~ my powdered wig fell off – barristerial chattels ~


transparent1px1Indeed it was one of those days. Either a (ward)robe malfunction or the robe misbehaved.

“All rise” and keep your pants wig on!

I’m reminded of the moment. when facing the judge (in District Court in Adelaide), my wig slipped forward and down as I bent to get up from the bar table.  “I slapped my hand on that wig so fast . . . . I mean, all that solemnity and stuff and there my wig was parting company!”

As I stood up I must have trodden on the gown which jerked me still, suddenly, in my bent position. I felt it. I couldn’t get up to stand. The force yanked the robe down and the wig followed as did some strong forensic mutterings under my breath.

“All rise if you can!” and “No disrobing in the Court please!”  Gosh, next thing I’d be the one sentenced. “The sentence of the Court is that you Koerner be kept in penal servitude for 10 years

Mental note to myself:  Make sure your feet are not, that’s NOT, on the gown when you next go to rise.


(courtesy Pinterest)

While we’re on the topic of perukes and periwigs, the powdered wigs are not actually powdered today: they are powderless, made of horsehair, and come in white, off-white, cream or a light drab sort of grey.


A perfectly coifed wig (mine)

Do you really wear those wigs there?” some of my American attorney friends would ask intrigued by lawyers’ court dress in Australia.

Indeed we do,” I said mentally scrambling for reasons why.

It’s historical,” I said. “A long-standing tradition that migrated from England with settlement of Australia in the late 18C. Unlike you guys we didn’t give the ‘boot’ to good King George III so wigs and other barristerial chattels like black robes and jabots and stuff came here and stayed.”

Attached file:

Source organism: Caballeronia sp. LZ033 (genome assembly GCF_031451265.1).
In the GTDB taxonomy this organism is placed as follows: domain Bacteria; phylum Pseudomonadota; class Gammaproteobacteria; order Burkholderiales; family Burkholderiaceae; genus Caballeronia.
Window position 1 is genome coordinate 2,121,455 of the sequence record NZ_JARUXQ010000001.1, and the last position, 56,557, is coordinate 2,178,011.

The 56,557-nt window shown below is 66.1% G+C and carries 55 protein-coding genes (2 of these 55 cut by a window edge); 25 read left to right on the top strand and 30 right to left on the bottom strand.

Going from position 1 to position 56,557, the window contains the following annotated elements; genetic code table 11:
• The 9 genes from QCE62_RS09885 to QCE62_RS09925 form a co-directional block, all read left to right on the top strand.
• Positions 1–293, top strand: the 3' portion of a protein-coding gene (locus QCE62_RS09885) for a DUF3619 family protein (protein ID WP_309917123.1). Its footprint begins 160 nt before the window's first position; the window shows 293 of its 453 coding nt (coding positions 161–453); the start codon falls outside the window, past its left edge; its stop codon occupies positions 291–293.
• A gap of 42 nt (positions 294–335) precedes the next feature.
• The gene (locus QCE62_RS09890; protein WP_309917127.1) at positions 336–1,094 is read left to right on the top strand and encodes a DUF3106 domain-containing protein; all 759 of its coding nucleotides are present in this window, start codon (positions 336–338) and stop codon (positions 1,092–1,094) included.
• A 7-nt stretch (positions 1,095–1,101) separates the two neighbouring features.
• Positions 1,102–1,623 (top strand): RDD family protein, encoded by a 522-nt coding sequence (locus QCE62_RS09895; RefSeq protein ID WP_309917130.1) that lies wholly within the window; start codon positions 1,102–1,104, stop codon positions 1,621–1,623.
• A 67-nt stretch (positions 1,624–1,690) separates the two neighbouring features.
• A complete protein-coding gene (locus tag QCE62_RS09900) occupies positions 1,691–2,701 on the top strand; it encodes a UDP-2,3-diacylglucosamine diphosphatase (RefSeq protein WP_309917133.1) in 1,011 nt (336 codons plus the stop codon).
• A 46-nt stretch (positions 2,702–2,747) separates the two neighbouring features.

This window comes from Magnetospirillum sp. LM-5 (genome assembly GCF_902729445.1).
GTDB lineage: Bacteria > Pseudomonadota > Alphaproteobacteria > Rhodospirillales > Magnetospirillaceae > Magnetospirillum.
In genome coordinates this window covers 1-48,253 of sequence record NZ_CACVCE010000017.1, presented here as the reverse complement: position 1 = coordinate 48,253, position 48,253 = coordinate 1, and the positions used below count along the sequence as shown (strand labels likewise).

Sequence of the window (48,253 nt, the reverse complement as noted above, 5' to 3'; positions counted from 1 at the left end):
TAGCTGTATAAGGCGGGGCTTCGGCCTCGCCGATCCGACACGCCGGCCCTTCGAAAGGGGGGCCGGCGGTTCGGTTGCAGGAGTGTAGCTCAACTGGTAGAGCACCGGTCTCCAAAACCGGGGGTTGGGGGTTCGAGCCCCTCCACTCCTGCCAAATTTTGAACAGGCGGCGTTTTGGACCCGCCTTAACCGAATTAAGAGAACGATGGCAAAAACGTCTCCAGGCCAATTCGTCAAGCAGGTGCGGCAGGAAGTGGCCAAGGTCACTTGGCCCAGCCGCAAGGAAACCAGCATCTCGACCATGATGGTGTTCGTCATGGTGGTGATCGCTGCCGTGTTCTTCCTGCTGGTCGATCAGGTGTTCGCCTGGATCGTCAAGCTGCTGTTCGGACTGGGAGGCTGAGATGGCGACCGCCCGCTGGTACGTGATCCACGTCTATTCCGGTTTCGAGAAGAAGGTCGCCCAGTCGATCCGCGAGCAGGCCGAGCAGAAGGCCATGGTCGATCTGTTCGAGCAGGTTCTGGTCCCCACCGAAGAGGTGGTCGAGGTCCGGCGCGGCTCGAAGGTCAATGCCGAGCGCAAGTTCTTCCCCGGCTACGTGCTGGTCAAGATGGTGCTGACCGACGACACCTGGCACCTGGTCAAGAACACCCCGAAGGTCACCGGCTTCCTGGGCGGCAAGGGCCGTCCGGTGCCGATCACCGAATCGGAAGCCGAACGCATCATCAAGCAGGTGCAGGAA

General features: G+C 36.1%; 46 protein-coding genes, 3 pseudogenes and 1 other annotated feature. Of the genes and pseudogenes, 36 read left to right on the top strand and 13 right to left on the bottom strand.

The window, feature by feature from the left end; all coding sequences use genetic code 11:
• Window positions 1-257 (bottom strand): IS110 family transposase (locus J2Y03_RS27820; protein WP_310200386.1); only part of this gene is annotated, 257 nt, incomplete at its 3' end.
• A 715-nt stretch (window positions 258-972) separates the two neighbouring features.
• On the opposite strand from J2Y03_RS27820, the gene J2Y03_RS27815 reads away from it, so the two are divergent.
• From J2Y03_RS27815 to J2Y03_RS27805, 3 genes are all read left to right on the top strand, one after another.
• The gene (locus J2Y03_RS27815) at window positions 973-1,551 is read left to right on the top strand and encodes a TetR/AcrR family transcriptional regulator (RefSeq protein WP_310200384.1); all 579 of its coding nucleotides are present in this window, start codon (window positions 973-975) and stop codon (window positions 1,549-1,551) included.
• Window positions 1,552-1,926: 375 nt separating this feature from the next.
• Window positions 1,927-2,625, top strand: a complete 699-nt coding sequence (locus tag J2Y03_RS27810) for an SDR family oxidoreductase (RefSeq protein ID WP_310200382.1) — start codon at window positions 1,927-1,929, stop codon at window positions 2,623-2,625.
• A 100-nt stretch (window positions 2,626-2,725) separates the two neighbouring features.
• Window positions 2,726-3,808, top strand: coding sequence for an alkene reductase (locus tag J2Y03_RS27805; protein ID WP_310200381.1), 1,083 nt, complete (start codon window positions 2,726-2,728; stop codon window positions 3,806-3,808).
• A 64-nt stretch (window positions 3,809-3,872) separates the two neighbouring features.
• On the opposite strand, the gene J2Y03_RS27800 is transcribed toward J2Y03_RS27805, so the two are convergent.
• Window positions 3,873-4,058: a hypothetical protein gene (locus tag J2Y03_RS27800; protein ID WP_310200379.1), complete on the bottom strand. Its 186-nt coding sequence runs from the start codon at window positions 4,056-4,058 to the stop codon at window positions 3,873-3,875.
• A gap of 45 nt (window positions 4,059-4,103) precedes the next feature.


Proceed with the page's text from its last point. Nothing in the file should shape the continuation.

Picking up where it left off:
It’s all so quaint isn’t it, especially those powdered wigs,” my lawyer friend from the USA commented and then asked, “What’s a jabot?”



Who can tire of watching episodes of Rumpole of the Bailey the crusty old Horace and ‘She Who Must Be Obeyed’?

The legal profession is slow to change and wigs are still worn, albeit inconsistently in Australian courts.




While legal regalia may seem anachronistic and outdated to some, others say it dignifies and gives formality to the proceedings.

It preserves anonymity for lawyers – both prosecution and defence – especially in criminal matters. Lawyers (and judges) are identified as members of a profession, not as individuals.


Louis Wain


‘The Barrister’ (top postcard) by Louis Wain 1906 an artist well known for his depictions of cats with human attributes – anthropomorphization.


Remember the Australian TV series Crownies?

Crownies is an Australian television drama series which was originally broadcast on ABC1 from 14 July until 1 December 2011. The series revolves around a group of solicitors fresh from law school, working with Crown Prosecutors, who are the public prosecutors in the legal system of Australia, working for the office of the Director of Public Prosecutions (DPP).

If there’s one prominent reminder of our Britishness in Australia today it’s the lasting traditions of the legal profession, the wigs and gowns and accessories – all those barristerial chattels.  Is it time for a fresh look at wearing wigs?
For answers Subjudiced may be a good place to start.


For legal regalia I’ve shopped at Blashki in Adelaide and Ludlows out of state.

Art work at top,  ‘Barristers’ Wigs and Velcro’ from Oliphantics – a South Australian barrister also featured in yesterday’s post.

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